Thursday, 24 July 2014

The GFC increased public debt

Michael Pascoe in Why our financial minnows are still too big to fail takes a look at a recent speech by Reserve Bank Governor Glenn Stevens. Stevens gave a "carefully considered presentation on how economic policy makers handled and perhaps should handle the global financial crisis".

One of Steven's observations Pascoe highlighted was the increase in public debt due to the GFC:
And then there was another “it’s not about Australia” observation by the governor that nonetheless is worth remembering in the local political context:

“One of the difficulties has been that public debt burdens rose sharply. This was partly as a result of the cost of fiscal stimulus measures and bank recapitalisations in some cases, but it was mainly because of the depth of the downturn in economic activity.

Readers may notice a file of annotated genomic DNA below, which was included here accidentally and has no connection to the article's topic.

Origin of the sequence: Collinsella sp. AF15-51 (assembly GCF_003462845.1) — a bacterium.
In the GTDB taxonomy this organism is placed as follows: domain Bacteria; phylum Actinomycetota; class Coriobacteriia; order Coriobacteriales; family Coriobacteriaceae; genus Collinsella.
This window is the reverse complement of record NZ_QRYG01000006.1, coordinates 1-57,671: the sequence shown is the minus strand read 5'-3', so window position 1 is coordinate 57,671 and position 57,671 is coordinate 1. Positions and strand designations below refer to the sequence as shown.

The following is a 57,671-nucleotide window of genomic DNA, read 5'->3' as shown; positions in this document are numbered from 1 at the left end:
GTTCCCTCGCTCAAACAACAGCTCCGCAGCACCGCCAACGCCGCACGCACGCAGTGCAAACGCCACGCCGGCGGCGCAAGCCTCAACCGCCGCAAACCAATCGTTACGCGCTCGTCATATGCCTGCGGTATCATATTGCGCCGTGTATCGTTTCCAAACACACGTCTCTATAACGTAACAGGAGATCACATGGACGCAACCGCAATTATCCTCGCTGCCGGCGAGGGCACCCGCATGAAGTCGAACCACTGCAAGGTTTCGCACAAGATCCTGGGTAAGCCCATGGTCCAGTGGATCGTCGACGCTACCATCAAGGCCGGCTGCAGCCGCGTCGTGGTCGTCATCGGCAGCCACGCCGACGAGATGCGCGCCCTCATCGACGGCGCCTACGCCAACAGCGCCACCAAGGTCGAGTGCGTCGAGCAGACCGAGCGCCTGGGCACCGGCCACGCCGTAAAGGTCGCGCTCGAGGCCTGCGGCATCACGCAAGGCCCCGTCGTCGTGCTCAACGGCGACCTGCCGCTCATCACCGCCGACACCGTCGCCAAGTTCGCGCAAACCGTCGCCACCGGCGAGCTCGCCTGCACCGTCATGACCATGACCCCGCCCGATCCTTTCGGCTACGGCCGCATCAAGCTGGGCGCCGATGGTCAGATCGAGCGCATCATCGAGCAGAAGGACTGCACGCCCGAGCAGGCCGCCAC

"A financial crisis and deep recession can easily add 20 or 30 percentage points to the ratio of debt to GDP, and did so in a number of cases.”

If you don’t like the (relatively low) level of Australian government debt now, consider what it might be if we hadn’t “gone early and hard” with stimulus. 

And, no, it wasn’t just China that saved Australia from recession – one of the more obviously weird claims regularly made from the loonier edge of the right.

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